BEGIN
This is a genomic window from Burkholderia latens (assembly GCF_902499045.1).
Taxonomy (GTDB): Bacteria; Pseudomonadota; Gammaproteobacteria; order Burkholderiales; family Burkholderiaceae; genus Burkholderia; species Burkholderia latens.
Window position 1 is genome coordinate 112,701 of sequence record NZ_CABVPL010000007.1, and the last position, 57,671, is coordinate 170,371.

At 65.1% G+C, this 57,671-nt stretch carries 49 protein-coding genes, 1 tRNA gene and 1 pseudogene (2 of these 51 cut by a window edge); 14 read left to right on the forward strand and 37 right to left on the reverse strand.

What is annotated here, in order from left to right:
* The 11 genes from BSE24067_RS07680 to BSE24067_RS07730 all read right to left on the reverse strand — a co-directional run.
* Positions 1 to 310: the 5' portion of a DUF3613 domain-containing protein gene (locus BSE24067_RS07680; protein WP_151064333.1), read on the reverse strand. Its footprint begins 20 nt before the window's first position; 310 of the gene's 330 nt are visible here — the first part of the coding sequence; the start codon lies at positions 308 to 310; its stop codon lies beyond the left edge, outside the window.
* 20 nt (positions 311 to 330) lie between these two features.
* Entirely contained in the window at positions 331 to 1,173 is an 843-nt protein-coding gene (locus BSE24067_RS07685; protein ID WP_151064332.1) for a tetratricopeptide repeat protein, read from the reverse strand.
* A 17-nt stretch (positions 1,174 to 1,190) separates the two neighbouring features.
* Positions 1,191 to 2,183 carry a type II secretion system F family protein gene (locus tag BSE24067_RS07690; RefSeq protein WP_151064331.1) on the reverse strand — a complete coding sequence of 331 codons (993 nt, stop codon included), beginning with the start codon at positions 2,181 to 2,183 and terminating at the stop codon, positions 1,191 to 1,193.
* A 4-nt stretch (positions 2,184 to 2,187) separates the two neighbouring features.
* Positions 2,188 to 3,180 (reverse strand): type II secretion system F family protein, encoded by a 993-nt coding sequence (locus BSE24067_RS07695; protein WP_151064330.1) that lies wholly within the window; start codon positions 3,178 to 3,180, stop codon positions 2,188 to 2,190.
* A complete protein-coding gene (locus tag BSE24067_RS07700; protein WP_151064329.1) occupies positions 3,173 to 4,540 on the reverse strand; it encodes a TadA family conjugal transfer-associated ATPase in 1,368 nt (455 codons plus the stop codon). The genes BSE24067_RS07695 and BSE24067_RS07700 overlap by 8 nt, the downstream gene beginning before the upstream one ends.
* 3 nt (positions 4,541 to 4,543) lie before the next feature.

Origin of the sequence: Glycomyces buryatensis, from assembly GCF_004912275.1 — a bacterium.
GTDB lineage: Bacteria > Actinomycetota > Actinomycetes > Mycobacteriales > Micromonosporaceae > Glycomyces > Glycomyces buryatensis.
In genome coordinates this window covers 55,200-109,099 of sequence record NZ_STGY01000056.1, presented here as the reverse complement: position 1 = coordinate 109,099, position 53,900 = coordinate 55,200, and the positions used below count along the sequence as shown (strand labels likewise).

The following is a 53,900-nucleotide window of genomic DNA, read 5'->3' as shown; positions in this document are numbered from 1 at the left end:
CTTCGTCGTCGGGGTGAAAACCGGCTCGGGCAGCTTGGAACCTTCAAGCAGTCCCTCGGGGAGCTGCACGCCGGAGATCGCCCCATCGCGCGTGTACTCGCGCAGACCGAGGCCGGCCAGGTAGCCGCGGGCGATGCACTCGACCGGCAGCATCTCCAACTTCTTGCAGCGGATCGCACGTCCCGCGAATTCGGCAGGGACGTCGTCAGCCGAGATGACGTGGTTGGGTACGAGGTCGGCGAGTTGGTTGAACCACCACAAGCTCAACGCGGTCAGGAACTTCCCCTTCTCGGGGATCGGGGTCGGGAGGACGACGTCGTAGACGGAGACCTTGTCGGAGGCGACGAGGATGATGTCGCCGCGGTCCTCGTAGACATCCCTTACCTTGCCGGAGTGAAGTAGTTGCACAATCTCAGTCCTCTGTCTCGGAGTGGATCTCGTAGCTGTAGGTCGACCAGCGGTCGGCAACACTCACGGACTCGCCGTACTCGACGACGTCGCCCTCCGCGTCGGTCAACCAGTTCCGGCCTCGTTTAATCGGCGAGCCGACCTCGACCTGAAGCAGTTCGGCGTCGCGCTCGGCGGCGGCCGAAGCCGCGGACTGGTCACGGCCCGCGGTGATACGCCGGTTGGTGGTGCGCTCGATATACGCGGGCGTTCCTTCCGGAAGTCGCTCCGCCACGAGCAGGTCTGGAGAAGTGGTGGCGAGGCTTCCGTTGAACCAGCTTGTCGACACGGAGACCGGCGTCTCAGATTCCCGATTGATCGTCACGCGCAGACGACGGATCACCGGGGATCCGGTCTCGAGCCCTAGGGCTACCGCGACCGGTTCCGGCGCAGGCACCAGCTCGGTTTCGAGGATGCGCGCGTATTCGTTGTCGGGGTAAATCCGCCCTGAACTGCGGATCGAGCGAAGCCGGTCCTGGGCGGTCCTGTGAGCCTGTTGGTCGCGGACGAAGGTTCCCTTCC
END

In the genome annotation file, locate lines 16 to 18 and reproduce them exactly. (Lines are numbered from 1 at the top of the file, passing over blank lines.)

Origin of the sequence: Glycomyces buryatensis, from assembly GCF_004912275.1 — a bacterium.
GTDB lineage: Bacteria > Actinomycetota > Actinomycetes > Mycobacteriales > Micromonosporaceae > Glycomyces > Glycomyces buryatensis.
In genome coordinates this window covers 55,200-109,099 of sequence record NZ_STGY01000056.1, presented here as the reverse complement: position 1 = coordinate 109,099, position 53,900 = coordinate 55,200, and the positions used below count along the sequence as shown (strand labels likewise).